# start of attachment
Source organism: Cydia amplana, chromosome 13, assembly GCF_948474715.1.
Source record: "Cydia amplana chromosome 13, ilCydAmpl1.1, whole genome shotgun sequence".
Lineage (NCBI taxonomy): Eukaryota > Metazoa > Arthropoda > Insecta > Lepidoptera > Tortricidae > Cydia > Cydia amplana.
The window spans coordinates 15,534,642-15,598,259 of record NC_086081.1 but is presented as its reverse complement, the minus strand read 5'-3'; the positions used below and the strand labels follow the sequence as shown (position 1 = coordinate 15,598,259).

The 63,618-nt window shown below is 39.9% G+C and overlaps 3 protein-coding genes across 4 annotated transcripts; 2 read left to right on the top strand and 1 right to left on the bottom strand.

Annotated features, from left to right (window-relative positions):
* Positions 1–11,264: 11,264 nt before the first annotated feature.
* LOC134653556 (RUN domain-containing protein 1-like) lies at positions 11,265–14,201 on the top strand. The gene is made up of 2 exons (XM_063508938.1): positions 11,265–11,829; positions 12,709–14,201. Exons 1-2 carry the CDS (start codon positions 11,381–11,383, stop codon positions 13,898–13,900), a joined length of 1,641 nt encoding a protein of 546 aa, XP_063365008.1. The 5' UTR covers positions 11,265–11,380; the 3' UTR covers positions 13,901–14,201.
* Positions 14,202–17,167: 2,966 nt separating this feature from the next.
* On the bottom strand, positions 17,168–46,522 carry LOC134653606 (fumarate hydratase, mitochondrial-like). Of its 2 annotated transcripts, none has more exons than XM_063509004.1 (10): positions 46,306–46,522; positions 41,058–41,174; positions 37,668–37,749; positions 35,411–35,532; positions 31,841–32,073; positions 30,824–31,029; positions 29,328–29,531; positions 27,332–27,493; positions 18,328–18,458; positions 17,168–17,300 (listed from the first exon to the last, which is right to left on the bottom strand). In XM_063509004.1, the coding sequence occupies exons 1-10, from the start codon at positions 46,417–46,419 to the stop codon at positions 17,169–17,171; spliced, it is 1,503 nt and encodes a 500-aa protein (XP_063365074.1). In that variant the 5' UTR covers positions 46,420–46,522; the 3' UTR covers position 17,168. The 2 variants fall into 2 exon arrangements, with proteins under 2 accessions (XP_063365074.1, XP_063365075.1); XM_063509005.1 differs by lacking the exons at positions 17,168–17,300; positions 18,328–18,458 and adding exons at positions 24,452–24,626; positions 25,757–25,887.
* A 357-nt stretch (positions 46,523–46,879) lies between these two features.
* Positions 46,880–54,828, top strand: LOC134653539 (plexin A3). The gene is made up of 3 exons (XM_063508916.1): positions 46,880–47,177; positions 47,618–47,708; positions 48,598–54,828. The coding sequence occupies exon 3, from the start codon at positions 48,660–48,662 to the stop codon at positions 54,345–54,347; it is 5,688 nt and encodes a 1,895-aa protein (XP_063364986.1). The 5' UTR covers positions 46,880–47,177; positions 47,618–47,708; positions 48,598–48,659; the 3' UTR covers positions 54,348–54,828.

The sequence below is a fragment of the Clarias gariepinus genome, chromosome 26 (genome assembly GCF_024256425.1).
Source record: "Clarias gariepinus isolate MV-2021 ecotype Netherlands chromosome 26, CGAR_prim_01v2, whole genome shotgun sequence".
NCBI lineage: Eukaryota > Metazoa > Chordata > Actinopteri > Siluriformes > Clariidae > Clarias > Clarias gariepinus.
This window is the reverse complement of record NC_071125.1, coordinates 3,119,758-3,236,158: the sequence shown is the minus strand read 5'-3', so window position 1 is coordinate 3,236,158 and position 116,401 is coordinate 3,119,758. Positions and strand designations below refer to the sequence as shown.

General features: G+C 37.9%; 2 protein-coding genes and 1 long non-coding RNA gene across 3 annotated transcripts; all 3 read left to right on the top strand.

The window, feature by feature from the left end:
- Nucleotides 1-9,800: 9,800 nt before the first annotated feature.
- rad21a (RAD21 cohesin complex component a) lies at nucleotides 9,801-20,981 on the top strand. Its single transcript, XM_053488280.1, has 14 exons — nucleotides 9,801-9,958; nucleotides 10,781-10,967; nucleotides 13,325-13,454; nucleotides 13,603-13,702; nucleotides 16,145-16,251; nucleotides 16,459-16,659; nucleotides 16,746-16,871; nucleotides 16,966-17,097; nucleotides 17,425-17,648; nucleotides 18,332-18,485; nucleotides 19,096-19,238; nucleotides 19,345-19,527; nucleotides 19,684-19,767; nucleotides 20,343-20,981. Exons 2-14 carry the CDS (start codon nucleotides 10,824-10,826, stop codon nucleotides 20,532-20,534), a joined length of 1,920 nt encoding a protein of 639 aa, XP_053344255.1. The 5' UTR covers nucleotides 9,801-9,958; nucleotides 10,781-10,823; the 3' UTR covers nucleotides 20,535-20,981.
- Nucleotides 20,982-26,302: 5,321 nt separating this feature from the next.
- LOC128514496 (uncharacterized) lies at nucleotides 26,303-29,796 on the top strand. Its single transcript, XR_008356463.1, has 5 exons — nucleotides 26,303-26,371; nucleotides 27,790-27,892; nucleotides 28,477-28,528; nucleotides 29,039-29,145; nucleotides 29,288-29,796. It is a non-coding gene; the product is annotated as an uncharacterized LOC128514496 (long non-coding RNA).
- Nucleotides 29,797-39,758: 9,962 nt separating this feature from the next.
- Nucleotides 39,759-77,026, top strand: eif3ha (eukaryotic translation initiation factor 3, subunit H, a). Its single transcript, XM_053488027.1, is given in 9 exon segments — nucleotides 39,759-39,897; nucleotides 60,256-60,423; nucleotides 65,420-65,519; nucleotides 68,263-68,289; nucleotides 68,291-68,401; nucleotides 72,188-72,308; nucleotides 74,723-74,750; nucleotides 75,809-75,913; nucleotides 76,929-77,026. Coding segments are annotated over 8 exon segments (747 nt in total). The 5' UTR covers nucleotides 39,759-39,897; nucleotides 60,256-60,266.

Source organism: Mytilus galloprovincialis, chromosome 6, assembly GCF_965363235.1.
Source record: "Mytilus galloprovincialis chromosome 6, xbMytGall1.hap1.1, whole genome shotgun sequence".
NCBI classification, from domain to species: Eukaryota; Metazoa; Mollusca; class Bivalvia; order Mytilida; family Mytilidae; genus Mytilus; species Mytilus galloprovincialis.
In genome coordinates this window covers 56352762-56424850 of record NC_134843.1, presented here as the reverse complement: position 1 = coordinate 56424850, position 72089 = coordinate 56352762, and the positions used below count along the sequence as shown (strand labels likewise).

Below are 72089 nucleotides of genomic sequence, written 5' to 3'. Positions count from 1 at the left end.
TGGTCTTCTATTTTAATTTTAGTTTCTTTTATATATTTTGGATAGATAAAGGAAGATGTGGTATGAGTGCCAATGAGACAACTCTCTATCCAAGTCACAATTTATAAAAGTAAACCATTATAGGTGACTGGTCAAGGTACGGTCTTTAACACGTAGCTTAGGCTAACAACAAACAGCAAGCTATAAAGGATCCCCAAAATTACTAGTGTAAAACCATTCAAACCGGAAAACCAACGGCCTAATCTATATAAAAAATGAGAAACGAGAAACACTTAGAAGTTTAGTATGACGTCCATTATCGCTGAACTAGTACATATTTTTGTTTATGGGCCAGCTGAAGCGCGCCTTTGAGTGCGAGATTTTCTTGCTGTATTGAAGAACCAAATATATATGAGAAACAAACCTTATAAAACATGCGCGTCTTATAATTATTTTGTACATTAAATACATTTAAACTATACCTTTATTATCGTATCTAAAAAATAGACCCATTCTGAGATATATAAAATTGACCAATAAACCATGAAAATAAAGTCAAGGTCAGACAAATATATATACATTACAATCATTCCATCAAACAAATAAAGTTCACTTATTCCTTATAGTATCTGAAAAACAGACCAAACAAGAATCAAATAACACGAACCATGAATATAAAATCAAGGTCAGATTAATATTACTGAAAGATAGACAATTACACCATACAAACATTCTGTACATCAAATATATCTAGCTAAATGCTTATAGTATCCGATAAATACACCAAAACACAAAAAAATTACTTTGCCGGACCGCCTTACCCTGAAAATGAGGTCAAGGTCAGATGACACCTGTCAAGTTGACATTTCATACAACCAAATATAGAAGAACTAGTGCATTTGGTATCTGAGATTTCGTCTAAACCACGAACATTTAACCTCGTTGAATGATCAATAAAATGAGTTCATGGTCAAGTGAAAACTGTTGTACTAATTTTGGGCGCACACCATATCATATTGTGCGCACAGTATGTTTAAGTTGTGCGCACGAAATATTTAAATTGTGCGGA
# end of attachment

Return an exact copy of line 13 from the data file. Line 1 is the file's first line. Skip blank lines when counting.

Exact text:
The sequence below is a fragment of the Clarias gariepinus genome, chromosome 26 (genome assembly GCF_024256425.1).